Stanza 51. — Drishti hadha, the trouble that is brought about by seeing some unusual, uncommon 'grahas' capable of mischief will now be enumerated.
Stanza 52. — Persons who are miserly, or cruel in nature, or overpowered by extreme fear, thirst, or fatigued by extreme sexual indulgence, or stubborn, or spiteful, or ruined in wealth, or deserted
by all, or disappointed, or unclean, or sickly, or maddened with joy, or very handsome, or squandering spend-thrifts, or deprived of mental strength, or having many ornaments on their bodies, and wandering alone in the nights, and persons to whom misfortunes are near, are attacked by five Bhutas.
Stanza 53. — Women anointed with oil, or in confinement, or engaged in sexual intercourse for the first time after puberty, or deeply drunk, or naked, or in pregnancy, or intensely passionate or fatigued by sensual and sexual pleasures; or standing often in streets, parks and junctions of highways; or having menstrual period, or steeped in immorality, or always complaining and crying or moving; or bewitchingly beautiful, are affected by guhyakas.
NOTES The above three stanzas are from Sarasangraha.
CAUSE OF EVIL EYE
Stanza 54. — With a view to devising antidotes, the reasons for the attacks of these spirits and the spots from which they attack will be now taken up.
Stanza 55. — As a result of disrespect, debts, enmity and failure, man's good luck wanes and troubles from grahas arise as decreed by the Supreme Being.
This stanza is variously interpreted. Disrespect implies irreverence to any divinity or deity. If one deprives the deity of what is due to it by way of gifts, pujas, etc., it constitutes a debt. The third is the old inherited enmity. Failure in one's debt towards the deny constitutes the fourth source of trouble. As a result of these four causes, the fortunes of the man are said to decline and he is said to suffer untold miseries. Divine Law orders punishment and then the troubles from grahas come in full force.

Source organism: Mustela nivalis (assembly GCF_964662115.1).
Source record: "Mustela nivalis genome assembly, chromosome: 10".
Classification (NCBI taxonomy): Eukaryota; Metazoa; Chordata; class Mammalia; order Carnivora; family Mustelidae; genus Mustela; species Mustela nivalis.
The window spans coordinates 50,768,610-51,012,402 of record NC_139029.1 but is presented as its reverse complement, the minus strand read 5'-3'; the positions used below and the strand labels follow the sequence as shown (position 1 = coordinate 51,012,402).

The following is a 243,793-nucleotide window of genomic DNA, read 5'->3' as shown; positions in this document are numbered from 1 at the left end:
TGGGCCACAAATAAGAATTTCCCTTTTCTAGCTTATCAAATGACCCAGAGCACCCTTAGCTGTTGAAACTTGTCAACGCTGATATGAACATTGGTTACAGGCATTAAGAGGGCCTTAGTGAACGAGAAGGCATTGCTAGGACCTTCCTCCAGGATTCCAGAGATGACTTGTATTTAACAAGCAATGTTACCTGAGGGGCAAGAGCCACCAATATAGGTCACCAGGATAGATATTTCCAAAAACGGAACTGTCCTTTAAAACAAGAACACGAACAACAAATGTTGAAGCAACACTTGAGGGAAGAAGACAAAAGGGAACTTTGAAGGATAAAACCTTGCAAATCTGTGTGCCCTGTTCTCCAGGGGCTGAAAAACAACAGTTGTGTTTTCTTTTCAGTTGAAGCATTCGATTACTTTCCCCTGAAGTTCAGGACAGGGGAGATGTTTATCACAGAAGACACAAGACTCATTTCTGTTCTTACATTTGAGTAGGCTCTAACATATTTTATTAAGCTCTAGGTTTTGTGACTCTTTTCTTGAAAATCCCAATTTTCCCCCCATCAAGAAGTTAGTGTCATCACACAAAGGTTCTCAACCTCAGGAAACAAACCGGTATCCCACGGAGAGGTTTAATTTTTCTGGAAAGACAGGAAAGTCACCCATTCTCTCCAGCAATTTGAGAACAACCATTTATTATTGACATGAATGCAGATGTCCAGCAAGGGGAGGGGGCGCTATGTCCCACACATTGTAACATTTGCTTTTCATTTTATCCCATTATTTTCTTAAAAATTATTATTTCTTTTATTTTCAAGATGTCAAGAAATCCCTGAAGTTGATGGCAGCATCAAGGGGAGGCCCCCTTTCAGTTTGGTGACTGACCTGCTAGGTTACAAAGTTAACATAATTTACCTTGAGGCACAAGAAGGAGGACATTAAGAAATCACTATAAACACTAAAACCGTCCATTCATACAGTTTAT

PLACES OF ATTACK
Stanzas 56 to 59. — The various grahas frequent the following spots for amusement: caves, rocky places, tops of hills, forests, gardens, summits of mountains, banks of rivers, brinks of tanks and ponds, sides of wells; river confluences, whirls, cow-sheds, vacant houses, isolated trees, cremation grounds, ruined temples; places where treasure troves are found, chemical laboratories, mole-bills, centres of highways, outskirts of villages, places, where female deities are worshipped, places of pilgrimage; palatial mansions and places of sport.
Causes for being afflicted by spirits have already been given. The spirits are generally said to frequent the places mentioned in stanzas 56 to 59 and they should be avoided.
Stanza 60. — The spirits that trouble man are many. Their number, their names and their general nature are explained below as based on other treatises.
NAMES OF SPIRITS CAUSING EVIL EYE
Stanza 61. — The spirits that trouble man are 26 in number. Of these 18 are powerful spirits and 9 are secondary ones.
Stanzas 62 and 63. — Amara, Asura, Naga, Yaksha, Gandharva, Rakshasa, Heydra, Kasmala, Nistheja, Bhasmaka, Pitris, Krisa, Vinayaka, Pralapa, Pisacha, Anthyaja, Yonija and Bhuta are the 18 Mahagrahas or great spirits.
Stanza 64. — Apasmara, Brahmana, Brahma Rakshasa, Kshatriya, Vaisya, Sudra, Neecha, Chandala and Vyanthara are the 9 light or secondary spirits.
CATEGORIES OF SPIRITS
Stanza 65. — These and many others had their origin from the anger of Rudra.These spirits can be divided into three categories based on their motives of attack; viz., Bali Kama, Rati Kama,
and Hanthu Kama.
The origin of all these 18 great spirits (mahagrahas) and the secondary or light spirits (laghu grahas) is tracedto the wrath of Rudra, and they are brought under three distinct categories, the basis being, their motive. Actuated by Bali Kama (wishing to eat the oblations given) some attack the man ; some are actuated by the wish to indulge in enjoyment with the victim (Rati Kama), while a few have I their motive as the destruction of their victims (Hanthu Kama